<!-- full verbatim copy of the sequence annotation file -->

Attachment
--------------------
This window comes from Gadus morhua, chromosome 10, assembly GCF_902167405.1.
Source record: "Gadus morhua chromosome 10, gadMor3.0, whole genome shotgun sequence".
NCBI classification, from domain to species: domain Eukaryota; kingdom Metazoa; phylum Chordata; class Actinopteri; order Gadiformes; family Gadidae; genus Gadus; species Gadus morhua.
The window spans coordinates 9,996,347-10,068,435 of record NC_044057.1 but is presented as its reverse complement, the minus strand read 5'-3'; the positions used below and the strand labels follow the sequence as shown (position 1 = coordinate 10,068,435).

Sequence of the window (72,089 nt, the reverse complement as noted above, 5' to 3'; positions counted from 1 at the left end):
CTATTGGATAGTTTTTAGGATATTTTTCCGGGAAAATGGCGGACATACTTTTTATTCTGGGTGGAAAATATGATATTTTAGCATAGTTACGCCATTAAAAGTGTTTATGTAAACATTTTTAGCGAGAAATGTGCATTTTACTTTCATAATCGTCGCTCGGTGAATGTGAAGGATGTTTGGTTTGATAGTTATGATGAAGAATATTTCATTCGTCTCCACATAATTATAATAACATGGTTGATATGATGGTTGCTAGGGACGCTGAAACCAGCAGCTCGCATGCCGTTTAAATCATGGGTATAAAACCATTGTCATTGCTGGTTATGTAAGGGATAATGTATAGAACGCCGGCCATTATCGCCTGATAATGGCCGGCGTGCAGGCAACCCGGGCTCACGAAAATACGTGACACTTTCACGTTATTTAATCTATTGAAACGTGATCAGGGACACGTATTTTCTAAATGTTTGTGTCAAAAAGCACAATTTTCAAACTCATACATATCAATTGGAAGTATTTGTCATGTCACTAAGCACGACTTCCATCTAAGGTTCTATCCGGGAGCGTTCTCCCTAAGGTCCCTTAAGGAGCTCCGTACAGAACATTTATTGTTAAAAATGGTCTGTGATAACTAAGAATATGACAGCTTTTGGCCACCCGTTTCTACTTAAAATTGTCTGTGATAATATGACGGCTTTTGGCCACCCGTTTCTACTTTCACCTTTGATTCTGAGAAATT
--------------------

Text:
This window comes from Gadus morhua, chromosome 10, assembly GCF_902167405.1.
Source record: "Gadus morhua chromosome 10, gadMor3.0, whole genome shotgun sequence".
NCBI classification, from domain to species: domain Eukaryota; kingdom Metazoa; phylum Chordata; class Actinopteri; order Gadiformes; family Gadidae; genus Gadus; species Gadus morhua.
The window spans coordinates 9,996,347-10,068,435 of record NC_044057.1 but is presented as its reverse complement, the minus strand read 5'-3'; the positions used below and the strand labels follow the sequence as shown (position 1 = coordinate 10,068,435).

Sequence of the window (72,089 nt, the reverse complement as noted above, 5' to 3'; positions counted from 1 at the left end):
CTATTGGATAGTTTTTAGGATATTTTTCCGGGAAAATGGCGGACATACTTTTTATTCTGGGTGGAAAATATGATATTTTAGCATAGTTACGCCATTAAAAGTGTTTATGTAAACATTTTTAGCGAGAAATGTGCATTTTACTTTCATAATCGTCGCTCGGTGAATGTGAAGGATGTTTGGTTTGATAGTTATGATGAAGAATATTTCATTCGTCTCCACATAATTATAATAACATGGTTGATATGATGGTTGCTAGGGACGCTGAAACCAGCAGCTCGCATGCCGTTTAAATCATGGGTATAAAACCATTGTCATTGCTGGTTATGTAAGGGATAATGTATAGAACGCCGGCCATTATCGCCTGATAATGGCCGGCGTGCAGGCAACCCGGGCTCACGAAAATACGTGACACTTTCACGTTATTTAATCTATTGAAACGTGATCAGGGACACGTATTTTCTAAATGTTTGTGTCAAAAAGCACAATTTTCAAACTCATACATATCAATTGGAAGTATTTGTCATGTCACTAAGCACGACTTCCATCTAAGGTTCTATCCGGGAGCGTTCTCCCTAAGGTCCCTTAAGGAGCTCCGTACAGAACATTTATTGTTAAAAATGGTCTGTGATAACTAAGAATATGACAGCTTTTGGCCACCCGTTTCTACTTAAAATTGTCTGTGATAATATGACGGCTTTTGGCCACCCGTTTCTACTTTCACCTTTGATTCTGAGAAATT